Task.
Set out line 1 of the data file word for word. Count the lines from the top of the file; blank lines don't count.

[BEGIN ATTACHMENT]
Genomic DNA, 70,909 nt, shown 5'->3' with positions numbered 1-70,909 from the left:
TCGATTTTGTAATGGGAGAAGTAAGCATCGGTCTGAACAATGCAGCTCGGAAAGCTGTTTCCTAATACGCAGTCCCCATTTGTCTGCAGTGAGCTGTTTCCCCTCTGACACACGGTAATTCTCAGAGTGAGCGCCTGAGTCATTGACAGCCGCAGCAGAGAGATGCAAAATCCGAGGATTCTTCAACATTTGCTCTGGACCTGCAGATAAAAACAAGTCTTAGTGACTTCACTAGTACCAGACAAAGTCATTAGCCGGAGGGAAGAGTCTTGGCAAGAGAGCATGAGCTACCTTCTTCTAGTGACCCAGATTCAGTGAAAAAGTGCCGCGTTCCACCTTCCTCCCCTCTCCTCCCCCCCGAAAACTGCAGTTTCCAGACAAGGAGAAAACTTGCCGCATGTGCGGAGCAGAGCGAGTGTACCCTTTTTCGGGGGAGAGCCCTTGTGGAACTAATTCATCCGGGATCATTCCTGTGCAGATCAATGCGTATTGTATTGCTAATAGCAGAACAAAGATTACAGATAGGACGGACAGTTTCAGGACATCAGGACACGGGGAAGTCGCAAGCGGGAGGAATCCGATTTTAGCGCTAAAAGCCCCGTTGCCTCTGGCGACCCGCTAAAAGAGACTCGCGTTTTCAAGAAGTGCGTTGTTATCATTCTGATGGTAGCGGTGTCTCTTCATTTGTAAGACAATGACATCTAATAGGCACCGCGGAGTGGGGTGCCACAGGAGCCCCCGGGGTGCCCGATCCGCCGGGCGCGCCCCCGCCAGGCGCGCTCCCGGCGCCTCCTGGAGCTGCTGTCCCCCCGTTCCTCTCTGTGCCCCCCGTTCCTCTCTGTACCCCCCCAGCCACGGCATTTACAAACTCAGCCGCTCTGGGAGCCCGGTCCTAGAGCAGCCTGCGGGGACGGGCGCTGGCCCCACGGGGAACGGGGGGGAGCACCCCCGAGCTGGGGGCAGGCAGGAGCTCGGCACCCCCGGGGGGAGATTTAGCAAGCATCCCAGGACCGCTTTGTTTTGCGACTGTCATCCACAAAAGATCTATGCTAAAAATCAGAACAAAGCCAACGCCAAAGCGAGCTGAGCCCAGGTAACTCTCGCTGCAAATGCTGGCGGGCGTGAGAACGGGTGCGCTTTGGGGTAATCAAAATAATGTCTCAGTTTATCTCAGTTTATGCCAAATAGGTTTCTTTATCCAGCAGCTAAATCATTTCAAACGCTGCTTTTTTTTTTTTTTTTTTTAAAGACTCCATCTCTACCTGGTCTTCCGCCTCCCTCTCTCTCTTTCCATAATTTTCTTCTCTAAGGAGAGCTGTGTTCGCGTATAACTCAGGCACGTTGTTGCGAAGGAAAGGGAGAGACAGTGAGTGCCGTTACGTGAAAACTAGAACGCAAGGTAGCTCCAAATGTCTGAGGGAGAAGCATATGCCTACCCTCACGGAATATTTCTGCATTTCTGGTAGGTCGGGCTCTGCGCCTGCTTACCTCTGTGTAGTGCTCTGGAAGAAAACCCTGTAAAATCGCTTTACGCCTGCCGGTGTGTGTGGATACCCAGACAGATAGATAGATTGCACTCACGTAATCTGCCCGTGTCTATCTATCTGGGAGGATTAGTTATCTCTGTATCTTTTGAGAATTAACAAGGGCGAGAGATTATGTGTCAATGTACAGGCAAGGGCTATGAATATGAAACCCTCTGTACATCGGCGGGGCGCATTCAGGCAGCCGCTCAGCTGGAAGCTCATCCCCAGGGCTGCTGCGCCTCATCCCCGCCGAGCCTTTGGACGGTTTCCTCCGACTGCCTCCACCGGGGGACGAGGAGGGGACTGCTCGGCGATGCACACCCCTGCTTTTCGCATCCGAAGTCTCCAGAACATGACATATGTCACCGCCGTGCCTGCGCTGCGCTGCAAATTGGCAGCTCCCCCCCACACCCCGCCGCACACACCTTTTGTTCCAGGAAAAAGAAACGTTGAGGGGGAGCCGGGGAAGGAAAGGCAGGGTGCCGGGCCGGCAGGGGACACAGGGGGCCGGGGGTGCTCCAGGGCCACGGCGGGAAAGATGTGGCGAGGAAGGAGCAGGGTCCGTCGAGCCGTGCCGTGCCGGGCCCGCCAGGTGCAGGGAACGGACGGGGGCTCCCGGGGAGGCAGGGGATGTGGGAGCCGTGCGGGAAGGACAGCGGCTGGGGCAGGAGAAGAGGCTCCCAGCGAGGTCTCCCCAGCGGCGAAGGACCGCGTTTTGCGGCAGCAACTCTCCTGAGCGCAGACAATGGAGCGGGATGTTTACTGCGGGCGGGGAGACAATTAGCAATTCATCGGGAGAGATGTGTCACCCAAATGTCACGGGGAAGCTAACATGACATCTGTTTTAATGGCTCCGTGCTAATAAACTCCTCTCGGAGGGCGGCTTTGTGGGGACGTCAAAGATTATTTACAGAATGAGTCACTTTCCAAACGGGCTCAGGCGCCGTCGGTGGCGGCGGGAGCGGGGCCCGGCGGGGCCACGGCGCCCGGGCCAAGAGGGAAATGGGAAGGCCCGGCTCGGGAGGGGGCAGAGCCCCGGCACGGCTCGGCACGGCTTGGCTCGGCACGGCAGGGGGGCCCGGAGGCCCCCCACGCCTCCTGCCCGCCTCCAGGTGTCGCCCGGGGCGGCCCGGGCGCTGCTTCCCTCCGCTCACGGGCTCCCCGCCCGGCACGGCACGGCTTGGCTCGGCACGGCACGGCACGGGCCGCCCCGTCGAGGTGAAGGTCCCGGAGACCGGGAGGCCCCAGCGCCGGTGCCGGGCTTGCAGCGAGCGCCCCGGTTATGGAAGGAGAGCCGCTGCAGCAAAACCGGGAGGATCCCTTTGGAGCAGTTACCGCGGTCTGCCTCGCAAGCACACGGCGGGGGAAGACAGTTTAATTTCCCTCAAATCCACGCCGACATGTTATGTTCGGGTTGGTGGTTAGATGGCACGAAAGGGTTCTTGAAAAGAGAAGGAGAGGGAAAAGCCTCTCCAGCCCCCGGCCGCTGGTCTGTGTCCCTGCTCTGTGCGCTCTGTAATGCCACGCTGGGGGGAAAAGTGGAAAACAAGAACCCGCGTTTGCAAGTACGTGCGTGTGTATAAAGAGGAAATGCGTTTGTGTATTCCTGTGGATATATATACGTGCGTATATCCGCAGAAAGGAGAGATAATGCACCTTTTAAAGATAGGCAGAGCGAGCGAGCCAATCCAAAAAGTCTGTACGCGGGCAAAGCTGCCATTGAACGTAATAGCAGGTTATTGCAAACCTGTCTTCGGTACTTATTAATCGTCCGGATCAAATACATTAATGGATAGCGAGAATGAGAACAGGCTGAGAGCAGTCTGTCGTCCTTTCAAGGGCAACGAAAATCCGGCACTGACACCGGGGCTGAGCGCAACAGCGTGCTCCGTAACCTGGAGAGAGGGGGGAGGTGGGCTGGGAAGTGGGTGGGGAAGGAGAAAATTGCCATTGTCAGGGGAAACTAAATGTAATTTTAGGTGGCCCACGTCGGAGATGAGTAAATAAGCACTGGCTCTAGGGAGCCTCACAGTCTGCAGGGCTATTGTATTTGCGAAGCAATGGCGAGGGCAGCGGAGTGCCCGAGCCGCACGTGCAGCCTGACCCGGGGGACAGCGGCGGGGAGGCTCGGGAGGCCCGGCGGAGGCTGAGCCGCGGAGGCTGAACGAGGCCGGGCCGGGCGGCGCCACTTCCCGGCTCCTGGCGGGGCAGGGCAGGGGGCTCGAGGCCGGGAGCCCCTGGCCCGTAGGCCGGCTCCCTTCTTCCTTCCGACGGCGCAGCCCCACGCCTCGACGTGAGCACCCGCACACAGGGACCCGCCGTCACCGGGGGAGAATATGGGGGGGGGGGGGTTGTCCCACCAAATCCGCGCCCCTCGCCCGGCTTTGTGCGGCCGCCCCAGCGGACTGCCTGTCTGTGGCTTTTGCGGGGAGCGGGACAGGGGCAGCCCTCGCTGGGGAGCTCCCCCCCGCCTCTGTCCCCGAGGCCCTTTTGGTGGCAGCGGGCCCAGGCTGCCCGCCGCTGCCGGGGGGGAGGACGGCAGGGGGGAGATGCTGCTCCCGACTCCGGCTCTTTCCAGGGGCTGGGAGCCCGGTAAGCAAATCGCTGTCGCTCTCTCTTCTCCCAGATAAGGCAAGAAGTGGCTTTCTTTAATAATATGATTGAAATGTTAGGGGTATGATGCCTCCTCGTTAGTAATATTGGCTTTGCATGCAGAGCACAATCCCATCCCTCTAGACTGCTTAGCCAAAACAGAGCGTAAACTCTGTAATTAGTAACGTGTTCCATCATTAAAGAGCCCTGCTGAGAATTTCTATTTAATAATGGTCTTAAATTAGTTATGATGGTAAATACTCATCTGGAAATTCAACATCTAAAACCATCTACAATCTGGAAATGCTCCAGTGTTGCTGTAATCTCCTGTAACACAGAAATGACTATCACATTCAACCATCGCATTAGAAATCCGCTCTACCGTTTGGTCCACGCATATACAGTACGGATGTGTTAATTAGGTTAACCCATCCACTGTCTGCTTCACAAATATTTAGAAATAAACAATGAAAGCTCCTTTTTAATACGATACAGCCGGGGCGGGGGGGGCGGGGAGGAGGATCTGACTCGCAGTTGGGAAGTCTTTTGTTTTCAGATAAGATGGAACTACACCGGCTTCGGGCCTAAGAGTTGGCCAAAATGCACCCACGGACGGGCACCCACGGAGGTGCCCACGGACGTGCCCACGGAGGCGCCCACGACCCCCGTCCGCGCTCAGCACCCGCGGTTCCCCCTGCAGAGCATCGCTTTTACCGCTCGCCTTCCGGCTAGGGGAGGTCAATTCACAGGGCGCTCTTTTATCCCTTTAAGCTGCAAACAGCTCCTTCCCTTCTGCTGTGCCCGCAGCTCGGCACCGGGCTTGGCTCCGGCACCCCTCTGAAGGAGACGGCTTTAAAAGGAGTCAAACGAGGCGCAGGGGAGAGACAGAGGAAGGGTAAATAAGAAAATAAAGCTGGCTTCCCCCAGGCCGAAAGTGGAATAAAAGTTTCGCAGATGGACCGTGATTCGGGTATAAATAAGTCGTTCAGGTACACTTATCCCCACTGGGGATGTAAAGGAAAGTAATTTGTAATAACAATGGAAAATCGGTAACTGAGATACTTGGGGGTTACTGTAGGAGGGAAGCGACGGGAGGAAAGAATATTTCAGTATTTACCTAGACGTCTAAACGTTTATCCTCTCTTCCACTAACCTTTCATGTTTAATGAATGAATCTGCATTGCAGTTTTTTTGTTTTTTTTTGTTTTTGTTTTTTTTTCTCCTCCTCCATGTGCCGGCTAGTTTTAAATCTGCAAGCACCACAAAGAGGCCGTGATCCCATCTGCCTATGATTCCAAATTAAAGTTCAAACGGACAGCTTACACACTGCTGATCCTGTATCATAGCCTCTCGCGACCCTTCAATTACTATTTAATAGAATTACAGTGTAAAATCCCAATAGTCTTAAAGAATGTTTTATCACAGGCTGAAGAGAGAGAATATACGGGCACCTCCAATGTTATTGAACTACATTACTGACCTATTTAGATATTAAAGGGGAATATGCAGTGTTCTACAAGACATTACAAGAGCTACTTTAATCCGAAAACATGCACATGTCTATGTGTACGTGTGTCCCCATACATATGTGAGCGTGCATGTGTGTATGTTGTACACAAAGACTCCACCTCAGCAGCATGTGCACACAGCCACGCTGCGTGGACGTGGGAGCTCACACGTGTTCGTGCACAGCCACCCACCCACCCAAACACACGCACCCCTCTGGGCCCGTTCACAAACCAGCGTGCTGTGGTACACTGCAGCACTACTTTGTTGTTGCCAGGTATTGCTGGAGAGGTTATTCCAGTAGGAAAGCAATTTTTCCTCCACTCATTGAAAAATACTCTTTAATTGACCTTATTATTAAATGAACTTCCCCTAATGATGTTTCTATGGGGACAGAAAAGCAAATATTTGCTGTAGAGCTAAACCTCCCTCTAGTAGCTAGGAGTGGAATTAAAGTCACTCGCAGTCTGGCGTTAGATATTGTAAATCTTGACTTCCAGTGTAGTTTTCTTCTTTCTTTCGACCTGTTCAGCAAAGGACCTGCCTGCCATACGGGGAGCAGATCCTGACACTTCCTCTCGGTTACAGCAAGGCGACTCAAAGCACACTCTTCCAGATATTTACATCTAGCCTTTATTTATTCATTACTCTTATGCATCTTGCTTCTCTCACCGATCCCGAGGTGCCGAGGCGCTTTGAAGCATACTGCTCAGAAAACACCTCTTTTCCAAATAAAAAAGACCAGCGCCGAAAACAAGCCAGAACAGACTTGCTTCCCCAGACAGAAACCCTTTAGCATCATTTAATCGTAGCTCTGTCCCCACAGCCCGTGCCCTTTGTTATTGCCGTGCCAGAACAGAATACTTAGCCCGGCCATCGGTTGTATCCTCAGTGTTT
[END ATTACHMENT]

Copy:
Genomic DNA, 70,909 nt, shown 5'->3' with positions numbered 1-70,909 from the left: